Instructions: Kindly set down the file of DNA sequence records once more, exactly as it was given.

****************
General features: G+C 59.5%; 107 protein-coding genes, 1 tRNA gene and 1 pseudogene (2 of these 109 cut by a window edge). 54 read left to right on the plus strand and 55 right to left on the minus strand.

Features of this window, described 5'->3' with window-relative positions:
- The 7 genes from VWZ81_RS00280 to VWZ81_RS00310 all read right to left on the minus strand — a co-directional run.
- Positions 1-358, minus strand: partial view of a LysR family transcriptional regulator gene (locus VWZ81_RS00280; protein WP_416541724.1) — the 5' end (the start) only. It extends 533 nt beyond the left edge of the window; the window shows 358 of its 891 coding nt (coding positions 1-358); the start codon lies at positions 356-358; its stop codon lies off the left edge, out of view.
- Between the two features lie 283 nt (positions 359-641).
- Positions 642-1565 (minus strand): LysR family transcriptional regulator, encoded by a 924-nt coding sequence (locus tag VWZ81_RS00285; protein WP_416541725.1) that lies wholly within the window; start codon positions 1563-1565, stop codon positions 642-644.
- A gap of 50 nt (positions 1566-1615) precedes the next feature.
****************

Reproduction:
General features: G+C 59.5%; 107 protein-coding genes, 1 tRNA gene and 1 pseudogene (2 of these 109 cut by a window edge). 54 read left to right on the plus strand and 55 right to left on the minus strand.

Features of this window, described 5'->3' with window-relative positions:
- The 7 genes from VWZ81_RS00280 to VWZ81_RS00310 all read right to left on the minus strand — a co-directional run.
- Positions 1-358, minus strand: partial view of a LysR family transcriptional regulator gene (locus VWZ81_RS00280; protein WP_416541724.1) — the 5' end (the start) only. It extends 533 nt beyond the left edge of the window; the window shows 358 of its 891 coding nt (coding positions 1-358); the start codon lies at positions 356-358; its stop codon lies off the left edge, out of view.
- Between the two features lie 283 nt (positions 359-641).
- Positions 642-1565 (minus strand): LysR family transcriptional regulator, encoded by a 924-nt coding sequence (locus tag VWZ81_RS00285; protein WP_416541725.1) that lies wholly within the window; start codon positions 1563-1565, stop codon positions 642-644.
- A gap of 50 nt (positions 1566-1615) precedes the next feature.